Attorney General Eric Holder, who recently announced that he’ll retire from the Obama administration, criticized former Defense Secretary Leon Panetta for criticizing the president.
Panetta’s new book, Worthy Fights: A Memoir of Leadership in War and Peace, came out earlier this month. In the text and a series of interviews around the book’s release, the retired secretary decried foreign policy that’s “damaging” U.S. credibility.
“I have to really disagree with his characterization of the president,” Holder told CNN. “The president is a deliberate person in an appropriate way. But he’s also resolute once he makes up his mind.”
“So I think that what Leon said in the book is unfortunate, and frankly I don’t think it’s something that a former cabinet member should do while the president you served is still in office,” the attorney general added. “That’s not something that I would even consider doing.”
Deputy National Security Advisor Ben Rhodes told CNN on Monday that he’d add to Holder’s comments on Panetta by noting “the president has shown that he’s willing to use military force, not just against Osama bin Laden but against terrorist targets in Yemen and Somalia and Libya.”
“He’ll use force when it’s necessary. But we make no apologies for being deliberate about the use of force, particularly when it engages the United States in conflicts like in the Middle East,” Rhodes said. “After the last decade, I think the American people want a president who’s going to think hard before making those decisions, who’s going to ask the hard questions and then, when he does pursue a strategy, he makes sure he’s drawing from the lessons of Iraq and Afghanistan so that we’re not putting our men and women at the same risks that they’ve been in this last decade.”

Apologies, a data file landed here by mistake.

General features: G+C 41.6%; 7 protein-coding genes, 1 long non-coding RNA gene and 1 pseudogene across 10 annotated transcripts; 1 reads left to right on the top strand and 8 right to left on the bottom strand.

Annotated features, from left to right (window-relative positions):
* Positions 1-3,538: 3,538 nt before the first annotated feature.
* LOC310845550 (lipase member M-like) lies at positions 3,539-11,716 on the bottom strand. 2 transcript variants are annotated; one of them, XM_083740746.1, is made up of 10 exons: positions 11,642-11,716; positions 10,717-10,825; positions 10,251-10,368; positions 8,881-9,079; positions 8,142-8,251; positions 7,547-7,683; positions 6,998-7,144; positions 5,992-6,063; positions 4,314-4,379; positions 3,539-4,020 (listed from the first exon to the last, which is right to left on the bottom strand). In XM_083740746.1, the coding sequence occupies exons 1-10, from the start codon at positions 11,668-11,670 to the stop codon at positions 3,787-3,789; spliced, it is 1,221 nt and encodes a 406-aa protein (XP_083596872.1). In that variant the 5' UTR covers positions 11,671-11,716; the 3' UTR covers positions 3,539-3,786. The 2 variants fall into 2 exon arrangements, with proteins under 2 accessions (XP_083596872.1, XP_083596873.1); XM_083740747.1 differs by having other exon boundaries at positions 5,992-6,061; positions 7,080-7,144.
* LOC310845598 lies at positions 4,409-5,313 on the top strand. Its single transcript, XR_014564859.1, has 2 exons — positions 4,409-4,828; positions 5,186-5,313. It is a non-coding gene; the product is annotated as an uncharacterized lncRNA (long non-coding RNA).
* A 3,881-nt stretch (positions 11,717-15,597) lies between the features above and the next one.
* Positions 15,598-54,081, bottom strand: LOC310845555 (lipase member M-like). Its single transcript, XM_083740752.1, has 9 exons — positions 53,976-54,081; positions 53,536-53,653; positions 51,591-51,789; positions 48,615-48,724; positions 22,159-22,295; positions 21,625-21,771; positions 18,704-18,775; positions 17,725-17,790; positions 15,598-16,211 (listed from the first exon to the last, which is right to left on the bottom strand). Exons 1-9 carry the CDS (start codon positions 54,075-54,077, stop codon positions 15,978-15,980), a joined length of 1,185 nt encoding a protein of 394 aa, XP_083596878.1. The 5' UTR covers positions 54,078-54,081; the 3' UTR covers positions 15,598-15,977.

Holder has said he’ll stay on the job until his replacement, whom Obama has not yet nominated, is confirmed.
When asked about his biggest failure on the job, Holder replied, “I think the inability to pass reasonable gun safety laws after the Newtown massacre is, for me, something that I take personally as a failure and something that I think we as a society should take as a failure.”
His greatest success? “I’m happy with where we are with regard to our criminal justice reform issues, the stands that we’ve taken against voter suppression efforts, the attempts to include the LGBT community in ways that it has not been before and to knock down those final vestiges of discrimination,” he said. “It’s a whole variety of things I’m really proud of the people of this Justice Department and the way they’ve done them over the past six years.”
On the eventual outcome of the investigation into the shooting of Michael Brown by Officer Darren Wilson in Ferguson, Mo., Holder said he hopes “people will understand that certainly with regard to the federal government, that we looked at the facts, looked at the law, had to deal with that high standard and came to an appropriate conclusion.”
“I think what we’ll have to do as we always do in civil rights investigations from the federal perspective is look at what the state has done and then make a determination as to whether or not the state investigation was adequate,” he added.